When is Someone Competent To Do Electrical Work?

When is Someone Competent To Do Electrical Work

In this context, a competent person is someone who has the suitable training, skill, and knowledge for the task to be undertaken to prevent injury to themselves and others.

A successfully completed electrical apprenticeship, with some post-apprenticeship experience, is one way of demonstrating technical competence for general electrical work.

More specialized work, such as maintenance of high-voltage switchgear or control system modification, is almost certainly likely to require additional training and experience.

Key points to remember

Ensure that workers know how to use the electrical equipment safely.

Make sure enough sockets are available. Check that socket outlet are not overloaded by using unfused adaptors as this can cause fires.

Ensure there are no trailing cables that can cause people to trip or fall.

Switch off and unplug appliances before cleaning or adjusting them.

Ensure everyone looks for electrical wires, cables or equipment near where they are going to work and check for signs warning of dangers from electricity (see www.hse.gov.uk/electricity), or any other hazard. Checks should be made around the job, and remember that electrical cables may be within walls, floors and ceilings etc (especially when drilling into these locations).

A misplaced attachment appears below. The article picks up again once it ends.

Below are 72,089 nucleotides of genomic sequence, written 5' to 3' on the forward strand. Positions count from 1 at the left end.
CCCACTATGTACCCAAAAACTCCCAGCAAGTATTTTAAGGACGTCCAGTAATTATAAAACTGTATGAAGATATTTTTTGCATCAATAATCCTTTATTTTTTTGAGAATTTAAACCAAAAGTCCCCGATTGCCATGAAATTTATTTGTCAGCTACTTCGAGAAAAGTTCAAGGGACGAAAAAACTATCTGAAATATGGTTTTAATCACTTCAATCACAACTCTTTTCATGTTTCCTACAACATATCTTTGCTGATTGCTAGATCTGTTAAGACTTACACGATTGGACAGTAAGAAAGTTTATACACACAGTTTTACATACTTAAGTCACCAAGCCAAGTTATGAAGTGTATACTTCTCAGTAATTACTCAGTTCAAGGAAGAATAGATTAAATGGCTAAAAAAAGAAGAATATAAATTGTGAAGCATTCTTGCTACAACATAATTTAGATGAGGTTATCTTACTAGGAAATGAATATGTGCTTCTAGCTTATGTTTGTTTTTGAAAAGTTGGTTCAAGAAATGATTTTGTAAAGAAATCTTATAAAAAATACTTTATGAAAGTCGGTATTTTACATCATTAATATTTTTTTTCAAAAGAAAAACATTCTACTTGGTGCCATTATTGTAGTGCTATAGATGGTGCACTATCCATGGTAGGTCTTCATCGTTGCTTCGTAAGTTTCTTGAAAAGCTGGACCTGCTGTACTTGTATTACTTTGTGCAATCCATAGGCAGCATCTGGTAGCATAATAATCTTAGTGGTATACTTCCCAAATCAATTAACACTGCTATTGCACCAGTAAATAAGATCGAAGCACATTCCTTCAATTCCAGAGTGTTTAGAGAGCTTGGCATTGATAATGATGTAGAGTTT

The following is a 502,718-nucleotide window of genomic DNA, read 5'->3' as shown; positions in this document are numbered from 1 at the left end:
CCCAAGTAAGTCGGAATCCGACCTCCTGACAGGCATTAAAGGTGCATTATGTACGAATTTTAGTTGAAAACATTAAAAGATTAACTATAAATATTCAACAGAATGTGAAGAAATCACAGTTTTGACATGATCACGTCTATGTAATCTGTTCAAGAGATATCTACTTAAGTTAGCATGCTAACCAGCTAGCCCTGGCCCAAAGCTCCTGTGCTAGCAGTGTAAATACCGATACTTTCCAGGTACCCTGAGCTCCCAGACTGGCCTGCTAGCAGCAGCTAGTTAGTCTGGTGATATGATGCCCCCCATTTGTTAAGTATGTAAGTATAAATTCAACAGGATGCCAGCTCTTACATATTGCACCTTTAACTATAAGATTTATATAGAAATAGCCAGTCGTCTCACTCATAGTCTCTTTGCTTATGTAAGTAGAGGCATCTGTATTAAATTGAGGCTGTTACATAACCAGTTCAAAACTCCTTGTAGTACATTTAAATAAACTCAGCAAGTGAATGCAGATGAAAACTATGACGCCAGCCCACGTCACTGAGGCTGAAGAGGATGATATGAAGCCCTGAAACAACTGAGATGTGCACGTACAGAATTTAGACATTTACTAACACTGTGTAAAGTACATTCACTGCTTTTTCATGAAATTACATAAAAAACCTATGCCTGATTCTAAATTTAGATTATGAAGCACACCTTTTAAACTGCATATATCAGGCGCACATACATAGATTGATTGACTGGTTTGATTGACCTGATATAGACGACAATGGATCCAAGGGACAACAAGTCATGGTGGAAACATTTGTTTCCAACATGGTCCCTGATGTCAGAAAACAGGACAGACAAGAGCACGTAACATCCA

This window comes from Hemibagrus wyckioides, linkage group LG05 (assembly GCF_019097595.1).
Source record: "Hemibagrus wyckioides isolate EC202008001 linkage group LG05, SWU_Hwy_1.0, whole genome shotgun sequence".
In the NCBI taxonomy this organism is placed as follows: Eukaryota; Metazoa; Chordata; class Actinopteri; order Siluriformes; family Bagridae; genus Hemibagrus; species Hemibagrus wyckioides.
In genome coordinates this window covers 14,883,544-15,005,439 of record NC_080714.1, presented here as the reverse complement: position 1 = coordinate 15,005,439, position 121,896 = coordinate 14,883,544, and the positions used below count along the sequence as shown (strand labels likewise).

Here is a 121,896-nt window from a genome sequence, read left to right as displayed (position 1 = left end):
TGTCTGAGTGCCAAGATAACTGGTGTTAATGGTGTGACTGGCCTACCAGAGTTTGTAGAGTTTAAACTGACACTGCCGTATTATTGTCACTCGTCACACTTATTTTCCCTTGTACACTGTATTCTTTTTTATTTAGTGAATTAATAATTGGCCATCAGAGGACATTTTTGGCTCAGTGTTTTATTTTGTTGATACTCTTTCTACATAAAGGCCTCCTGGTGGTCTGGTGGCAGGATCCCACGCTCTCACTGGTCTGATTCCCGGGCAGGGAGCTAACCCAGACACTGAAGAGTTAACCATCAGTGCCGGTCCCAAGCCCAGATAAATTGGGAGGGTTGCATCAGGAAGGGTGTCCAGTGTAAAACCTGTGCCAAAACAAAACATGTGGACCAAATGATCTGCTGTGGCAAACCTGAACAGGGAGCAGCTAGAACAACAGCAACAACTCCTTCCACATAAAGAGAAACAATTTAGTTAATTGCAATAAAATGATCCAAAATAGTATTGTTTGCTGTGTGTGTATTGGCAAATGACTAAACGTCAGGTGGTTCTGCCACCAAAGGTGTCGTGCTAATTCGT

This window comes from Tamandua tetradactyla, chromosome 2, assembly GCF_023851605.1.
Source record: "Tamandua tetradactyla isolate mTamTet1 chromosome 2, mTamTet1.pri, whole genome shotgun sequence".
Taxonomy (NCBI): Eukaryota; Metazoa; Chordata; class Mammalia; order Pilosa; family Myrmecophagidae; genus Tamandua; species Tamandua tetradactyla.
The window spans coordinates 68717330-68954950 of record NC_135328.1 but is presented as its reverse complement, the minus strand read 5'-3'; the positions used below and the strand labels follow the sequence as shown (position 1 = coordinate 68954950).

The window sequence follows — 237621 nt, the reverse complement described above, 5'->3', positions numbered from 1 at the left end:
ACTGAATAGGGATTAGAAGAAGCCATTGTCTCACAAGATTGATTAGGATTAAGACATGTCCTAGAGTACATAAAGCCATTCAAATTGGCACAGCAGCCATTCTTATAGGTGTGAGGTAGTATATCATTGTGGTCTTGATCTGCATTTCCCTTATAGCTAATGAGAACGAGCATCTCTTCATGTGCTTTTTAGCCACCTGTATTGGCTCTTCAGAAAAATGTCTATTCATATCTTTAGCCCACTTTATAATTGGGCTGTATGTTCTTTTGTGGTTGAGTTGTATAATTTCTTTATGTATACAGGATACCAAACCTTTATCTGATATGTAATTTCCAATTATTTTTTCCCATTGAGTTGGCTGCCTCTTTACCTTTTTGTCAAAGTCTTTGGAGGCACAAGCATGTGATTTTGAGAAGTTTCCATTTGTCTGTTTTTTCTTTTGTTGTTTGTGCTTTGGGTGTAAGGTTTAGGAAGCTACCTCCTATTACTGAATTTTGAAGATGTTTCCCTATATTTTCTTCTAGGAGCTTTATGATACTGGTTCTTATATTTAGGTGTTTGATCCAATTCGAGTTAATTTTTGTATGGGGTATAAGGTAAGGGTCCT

Make sure anyone working with electricity has sufficient skills, knowledge, and experience to do so. Incorrectly wiring a plug can be dangerous and lead to fatal accidents or fires.

Stop using equipment immediately if it appears to be faulty – have it checked by a competent person.

Ensure any electrical equipment brought to work by employees, or any hired or borrowed, is suitable for use before using it and remains suitable for being maintained as necessary.

Consider using a residual current device (RCD) between the electrical supply and the equipment, especially when working outdoors, or within a wet or confined place – see HSE’s electrical safety at work site (www.hse.gov.uk/electricity).

Overhead electric lines

  • Be aware of the dangers of working near or underneath overhead power lines. Electricity can flash over from them, even though machinery or equipment may not touch them.
  • Don’t work under them when equipment (eg ladders, a crane jib, a tipper-lorry body or a scaffold pole) could come within a minimum of six meters of a power line without getting advice. Speak to the line owner, eg the electricity company, railway company or tram operator, before any work begins.

Underground cables

  • Always assume cables will be present when digging in the street, pavement and/or near buildings.
  • Consult local electricity companies and service plans to identify where cables are located.

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